The Army Combat Fitness Test (ACFT) is enhancing the physical fitness standard in the U.S. Army.
Designed to better prepare soldiers for combat, the test is comprised of six events: A three repetition maximum deadlift, a standing power throw, a hand release push-up, the sprint-drag-carry, leg tucks, and a two-mile run.
The tasks mimic tasks a soldier would do in combat such as moving ammo cans or tossing sandbags.
The test is meant to prepare soldiers to be able to perform under pressure and serve as a predictor of combat readiness.
Readiness is crucial for soldiers in the Army.
“At any point in time these folks are asked to leave their communities, leave their jobs, leave their families and go out and deploy to all sort of places across the world and engage in all sorts of military and soldier operations,” said Marshall McCloud, an Officer in Charge of the launch of the pilot program. “This is going to make sure that they are prepared and ready to do that.”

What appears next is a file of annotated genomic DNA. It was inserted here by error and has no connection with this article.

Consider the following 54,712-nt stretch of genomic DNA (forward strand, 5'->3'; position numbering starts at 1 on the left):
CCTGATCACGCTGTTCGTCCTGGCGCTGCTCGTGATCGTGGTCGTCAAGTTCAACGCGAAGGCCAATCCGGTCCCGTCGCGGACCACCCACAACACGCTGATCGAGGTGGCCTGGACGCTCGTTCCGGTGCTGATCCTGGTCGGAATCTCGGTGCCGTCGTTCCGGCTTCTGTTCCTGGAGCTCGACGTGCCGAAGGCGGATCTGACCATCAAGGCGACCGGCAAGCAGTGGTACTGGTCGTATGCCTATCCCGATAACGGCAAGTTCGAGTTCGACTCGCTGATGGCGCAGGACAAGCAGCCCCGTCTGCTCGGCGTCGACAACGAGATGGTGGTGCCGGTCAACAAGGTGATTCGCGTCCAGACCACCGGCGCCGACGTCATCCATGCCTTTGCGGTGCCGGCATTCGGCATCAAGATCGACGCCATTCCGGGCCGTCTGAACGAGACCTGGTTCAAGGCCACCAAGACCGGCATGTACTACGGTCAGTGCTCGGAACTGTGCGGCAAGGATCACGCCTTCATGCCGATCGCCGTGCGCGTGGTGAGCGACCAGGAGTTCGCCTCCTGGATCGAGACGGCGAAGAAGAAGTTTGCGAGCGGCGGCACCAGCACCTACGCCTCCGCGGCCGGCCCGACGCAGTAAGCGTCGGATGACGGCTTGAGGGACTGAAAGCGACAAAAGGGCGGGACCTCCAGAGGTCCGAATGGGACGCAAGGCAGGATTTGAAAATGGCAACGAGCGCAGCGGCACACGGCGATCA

The ACFT is gender and age neutral.
“Winterville is a great location to conduct the pilot because it provides some challenges that many other reserve units will face when implementing the testing,” said to Michael Mascari, Director of Public Affairs for the 81st Readiness Division. “This includes conditions, building community relations to find a location to conduct the test, and moving all of the equipment necessary to perform the tests.”
This is the only location for the pilot in the Army reserves in the southeast region of the United States.
The ACFT will replace the Army Physical Fitness Test by October 2020.